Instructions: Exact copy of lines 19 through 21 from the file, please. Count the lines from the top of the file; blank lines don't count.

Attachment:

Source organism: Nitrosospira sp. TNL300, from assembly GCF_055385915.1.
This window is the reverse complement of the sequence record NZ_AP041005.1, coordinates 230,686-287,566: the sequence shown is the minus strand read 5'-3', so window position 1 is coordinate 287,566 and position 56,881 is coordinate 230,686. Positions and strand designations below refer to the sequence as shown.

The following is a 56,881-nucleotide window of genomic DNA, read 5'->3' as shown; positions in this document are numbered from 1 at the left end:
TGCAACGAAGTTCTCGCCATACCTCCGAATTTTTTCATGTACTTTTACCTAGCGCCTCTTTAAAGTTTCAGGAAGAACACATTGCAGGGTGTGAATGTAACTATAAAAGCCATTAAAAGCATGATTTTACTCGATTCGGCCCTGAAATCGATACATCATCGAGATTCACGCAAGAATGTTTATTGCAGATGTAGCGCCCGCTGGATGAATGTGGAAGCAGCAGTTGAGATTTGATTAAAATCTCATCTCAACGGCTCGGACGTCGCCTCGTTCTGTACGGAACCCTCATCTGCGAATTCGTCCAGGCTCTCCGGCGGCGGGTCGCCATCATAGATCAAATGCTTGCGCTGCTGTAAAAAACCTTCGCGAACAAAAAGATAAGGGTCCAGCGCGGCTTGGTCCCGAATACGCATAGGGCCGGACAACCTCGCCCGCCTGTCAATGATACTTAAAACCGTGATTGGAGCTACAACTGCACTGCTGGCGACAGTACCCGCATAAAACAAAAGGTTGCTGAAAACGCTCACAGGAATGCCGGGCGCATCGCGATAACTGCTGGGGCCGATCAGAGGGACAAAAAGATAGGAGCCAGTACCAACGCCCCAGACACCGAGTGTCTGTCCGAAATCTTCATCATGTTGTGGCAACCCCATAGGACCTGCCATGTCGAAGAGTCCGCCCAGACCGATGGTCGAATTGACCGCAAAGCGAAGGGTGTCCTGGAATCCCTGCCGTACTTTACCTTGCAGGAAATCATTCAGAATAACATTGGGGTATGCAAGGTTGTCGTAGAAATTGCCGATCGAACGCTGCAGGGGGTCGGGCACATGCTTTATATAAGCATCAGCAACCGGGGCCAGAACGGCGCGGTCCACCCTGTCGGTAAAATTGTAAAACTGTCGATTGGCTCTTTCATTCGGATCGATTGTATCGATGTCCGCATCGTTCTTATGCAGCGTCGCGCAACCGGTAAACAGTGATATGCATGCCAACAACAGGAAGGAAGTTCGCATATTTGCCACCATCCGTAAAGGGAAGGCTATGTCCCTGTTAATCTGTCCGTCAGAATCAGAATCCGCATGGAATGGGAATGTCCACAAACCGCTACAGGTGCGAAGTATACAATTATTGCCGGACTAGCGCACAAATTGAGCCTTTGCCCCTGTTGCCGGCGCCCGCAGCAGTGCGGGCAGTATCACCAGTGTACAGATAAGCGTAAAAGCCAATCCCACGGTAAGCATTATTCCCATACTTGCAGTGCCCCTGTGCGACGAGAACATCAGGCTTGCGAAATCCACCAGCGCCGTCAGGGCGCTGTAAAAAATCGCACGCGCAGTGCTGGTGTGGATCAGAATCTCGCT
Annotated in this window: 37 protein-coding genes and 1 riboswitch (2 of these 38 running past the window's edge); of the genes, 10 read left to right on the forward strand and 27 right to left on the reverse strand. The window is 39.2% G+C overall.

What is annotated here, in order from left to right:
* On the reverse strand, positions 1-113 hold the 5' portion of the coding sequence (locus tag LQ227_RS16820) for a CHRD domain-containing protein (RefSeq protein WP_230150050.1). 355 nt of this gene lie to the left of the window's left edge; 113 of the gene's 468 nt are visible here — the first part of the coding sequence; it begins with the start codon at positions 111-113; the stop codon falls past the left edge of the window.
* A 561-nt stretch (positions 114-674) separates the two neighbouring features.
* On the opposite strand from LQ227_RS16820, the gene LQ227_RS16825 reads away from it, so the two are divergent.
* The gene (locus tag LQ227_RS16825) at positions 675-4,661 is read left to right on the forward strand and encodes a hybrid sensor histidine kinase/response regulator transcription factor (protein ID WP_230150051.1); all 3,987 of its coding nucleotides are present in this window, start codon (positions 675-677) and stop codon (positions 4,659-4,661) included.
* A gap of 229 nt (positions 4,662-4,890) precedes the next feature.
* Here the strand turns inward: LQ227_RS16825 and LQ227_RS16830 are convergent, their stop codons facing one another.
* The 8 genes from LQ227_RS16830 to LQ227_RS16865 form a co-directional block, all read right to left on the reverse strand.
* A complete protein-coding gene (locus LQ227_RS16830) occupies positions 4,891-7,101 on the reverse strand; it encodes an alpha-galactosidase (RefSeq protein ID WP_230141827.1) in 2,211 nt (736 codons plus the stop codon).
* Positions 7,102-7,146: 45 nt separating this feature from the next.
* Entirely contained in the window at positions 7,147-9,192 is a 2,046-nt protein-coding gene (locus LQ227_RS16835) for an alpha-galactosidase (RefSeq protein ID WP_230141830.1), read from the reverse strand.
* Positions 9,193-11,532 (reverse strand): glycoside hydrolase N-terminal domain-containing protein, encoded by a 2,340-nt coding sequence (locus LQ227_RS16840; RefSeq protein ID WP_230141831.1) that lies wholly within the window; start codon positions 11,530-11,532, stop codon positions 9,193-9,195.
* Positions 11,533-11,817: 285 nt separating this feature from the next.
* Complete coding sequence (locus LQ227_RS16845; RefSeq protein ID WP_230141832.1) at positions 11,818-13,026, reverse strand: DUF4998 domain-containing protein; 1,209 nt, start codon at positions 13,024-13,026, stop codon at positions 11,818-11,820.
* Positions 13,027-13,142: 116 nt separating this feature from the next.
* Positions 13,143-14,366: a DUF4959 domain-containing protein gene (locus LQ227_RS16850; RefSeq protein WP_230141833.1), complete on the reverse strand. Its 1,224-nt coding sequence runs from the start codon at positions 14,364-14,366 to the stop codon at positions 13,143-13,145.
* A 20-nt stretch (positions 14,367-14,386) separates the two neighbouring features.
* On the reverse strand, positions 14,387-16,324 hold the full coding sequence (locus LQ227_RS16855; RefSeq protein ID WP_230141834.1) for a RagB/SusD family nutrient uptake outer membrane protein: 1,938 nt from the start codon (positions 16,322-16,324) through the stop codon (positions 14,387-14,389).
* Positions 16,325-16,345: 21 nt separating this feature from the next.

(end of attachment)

* Complete coding sequence (locus LQ227_RS16845; RefSeq protein ID WP_230141832.1) at positions 11,818-13,026, reverse strand: DUF4998 domain-containing protein; 1,209 nt, start codon at positions 13,024-13,026, stop codon at positions 11,818-11,820.
* Positions 13,027-13,142: 116 nt separating this feature from the next.
* Positions 13,143-14,366: a DUF4959 domain-containing protein gene (locus LQ227_RS16850; RefSeq protein WP_230141833.1), complete on the reverse strand. Its 1,224-nt coding sequence runs from the start codon at positions 14,364-14,366 to the stop codon at positions 13,143-13,145.